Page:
She noticed something strange: In many cases, patients responded well to antidepressant medication, but their grief, measured by a standard set of questions, was unaffected and remained stubbornly high. When she pointed this out to psychiatrists on the team, they showed little interest.
“Grief is normal,” she remembers being told. “We are psychiatrists and we do not worry about grief. We worry about depression and anxiety. “Her response was,” Well, how do you know it’s not a problem? “
Dr. Prigerson set about collecting data. Many symptoms of intense grief, such as “longing and craving and craving,” were different from depression, she concluded, predicting poor outcomes such as high blood pressure and suicidal thoughts.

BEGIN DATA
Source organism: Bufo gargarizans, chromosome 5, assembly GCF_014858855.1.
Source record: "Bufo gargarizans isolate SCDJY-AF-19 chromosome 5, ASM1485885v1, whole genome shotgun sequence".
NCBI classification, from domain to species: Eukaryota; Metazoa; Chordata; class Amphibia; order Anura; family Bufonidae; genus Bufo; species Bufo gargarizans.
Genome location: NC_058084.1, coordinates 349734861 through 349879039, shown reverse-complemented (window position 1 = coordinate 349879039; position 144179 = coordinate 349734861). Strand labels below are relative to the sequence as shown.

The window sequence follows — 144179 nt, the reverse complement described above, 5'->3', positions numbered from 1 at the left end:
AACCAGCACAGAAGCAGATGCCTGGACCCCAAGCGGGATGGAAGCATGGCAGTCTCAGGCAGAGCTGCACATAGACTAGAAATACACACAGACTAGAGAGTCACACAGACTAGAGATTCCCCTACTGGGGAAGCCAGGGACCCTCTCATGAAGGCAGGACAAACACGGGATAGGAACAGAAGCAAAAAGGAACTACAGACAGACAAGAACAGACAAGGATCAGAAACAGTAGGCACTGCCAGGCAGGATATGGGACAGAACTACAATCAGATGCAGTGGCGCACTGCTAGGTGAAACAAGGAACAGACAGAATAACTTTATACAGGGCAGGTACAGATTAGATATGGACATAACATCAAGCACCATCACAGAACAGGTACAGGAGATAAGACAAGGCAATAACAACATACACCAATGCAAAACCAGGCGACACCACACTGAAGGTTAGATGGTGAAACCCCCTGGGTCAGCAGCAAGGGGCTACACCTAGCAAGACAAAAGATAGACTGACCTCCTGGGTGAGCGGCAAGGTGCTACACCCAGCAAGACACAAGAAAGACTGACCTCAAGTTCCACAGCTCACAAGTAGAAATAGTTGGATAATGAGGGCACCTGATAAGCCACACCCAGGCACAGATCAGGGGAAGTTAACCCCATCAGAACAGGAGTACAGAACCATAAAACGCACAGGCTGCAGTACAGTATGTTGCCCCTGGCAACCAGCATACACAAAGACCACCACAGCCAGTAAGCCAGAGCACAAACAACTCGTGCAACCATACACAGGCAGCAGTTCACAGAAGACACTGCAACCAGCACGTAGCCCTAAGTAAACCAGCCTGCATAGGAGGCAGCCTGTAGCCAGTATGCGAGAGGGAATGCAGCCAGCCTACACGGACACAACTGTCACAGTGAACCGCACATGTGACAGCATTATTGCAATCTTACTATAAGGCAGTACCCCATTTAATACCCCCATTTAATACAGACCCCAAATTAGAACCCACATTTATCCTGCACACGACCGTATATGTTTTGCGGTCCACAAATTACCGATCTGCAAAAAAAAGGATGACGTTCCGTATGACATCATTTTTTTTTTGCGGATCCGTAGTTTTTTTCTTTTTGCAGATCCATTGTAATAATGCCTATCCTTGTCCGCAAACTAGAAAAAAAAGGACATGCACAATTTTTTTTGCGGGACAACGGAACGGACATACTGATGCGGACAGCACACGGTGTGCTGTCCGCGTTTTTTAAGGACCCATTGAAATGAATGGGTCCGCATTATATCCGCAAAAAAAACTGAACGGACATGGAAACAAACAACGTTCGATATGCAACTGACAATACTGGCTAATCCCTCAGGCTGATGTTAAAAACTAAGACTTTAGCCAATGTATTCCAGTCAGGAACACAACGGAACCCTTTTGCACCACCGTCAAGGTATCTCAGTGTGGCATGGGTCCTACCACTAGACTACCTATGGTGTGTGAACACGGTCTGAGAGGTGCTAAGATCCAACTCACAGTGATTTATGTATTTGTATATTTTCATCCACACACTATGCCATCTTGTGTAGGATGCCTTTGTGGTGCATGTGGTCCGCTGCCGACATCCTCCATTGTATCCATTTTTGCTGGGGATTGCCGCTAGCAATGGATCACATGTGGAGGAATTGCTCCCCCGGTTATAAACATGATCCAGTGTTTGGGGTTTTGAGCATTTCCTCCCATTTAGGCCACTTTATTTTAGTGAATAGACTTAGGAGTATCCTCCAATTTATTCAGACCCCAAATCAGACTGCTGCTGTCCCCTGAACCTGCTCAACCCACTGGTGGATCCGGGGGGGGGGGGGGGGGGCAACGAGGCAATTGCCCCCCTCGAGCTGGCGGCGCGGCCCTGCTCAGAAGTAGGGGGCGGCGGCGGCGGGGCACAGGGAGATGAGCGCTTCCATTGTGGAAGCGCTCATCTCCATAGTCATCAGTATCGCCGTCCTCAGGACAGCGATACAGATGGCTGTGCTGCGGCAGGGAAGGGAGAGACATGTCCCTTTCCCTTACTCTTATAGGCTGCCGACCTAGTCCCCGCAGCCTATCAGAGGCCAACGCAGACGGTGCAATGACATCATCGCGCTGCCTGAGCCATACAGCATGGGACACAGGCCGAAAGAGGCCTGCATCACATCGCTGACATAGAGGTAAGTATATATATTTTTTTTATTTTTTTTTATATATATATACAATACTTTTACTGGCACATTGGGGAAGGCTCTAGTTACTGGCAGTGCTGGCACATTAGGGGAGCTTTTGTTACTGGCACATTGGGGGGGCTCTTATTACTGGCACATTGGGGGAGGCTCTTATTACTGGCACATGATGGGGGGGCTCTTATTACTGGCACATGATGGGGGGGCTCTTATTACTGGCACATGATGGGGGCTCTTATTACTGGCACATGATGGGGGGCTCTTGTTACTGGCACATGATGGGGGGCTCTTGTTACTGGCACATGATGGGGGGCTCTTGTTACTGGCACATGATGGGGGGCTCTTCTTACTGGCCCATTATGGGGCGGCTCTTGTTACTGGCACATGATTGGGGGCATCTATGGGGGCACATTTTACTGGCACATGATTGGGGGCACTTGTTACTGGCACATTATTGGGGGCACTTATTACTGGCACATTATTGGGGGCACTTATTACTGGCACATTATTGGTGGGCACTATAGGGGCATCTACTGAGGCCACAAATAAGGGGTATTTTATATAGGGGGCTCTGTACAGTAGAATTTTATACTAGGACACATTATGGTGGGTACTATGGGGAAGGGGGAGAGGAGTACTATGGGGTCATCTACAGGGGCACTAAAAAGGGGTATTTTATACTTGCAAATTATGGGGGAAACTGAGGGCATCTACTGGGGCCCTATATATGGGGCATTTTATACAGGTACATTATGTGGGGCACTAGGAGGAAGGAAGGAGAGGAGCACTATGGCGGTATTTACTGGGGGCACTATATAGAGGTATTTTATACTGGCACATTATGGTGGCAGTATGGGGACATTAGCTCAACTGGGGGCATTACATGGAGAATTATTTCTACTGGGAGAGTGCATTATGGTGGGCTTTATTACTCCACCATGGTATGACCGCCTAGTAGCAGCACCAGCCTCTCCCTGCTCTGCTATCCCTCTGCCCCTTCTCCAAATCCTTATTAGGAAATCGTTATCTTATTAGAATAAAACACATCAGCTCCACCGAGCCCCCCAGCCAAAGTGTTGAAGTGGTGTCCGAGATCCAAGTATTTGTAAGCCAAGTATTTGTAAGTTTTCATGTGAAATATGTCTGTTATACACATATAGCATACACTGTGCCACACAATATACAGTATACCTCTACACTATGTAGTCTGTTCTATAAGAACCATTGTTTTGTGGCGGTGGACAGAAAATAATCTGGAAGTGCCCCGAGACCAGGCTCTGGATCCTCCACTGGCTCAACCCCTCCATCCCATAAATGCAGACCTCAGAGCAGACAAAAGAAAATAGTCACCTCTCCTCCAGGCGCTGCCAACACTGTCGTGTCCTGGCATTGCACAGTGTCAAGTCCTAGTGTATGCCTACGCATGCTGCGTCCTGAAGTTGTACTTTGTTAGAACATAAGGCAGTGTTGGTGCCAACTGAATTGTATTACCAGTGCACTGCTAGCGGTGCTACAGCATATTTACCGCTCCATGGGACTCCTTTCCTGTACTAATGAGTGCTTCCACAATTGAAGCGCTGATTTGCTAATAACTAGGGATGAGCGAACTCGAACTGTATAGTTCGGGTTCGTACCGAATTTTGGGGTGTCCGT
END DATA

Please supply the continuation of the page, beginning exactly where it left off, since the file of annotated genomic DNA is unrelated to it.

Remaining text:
Her research showed that for most people, the symptoms of grief peaked in the six months after death. A group of outliers – she estimates it at 4 percent of those left behind – remained “firm and miserable,” she said, and would continue to struggle with mood, function and long-term sleep.
“You don’t get another soulmate and you are somehow out of your days,” she said.
In 2010, when the American Psychiatric Association proposed to extend the definition of depression to include grieving people, it provoked a backlash, prompting broader criticism that psychiatric professionals overdiagnosed and overmedicated patients.
“You have to understand that clinicians want diagnoses so they can categorize people who come through the door and get reimbursement,” said Jerome C. Wakefield, a professor of social work at New York University. “There is a lot of pressure on DSM”
Nevertheless, researchers continued to work with grief and increasingly viewed it as separate from depression and more closely associated with stress disorders, such as post-traumatic stress disorder. Among them was Dr. M. Katherine Shear, a professor of psychiatry at Columbia University, who developed a 16-week program of psychotherapy that draws heavily on exposure techniques used for trauma victims.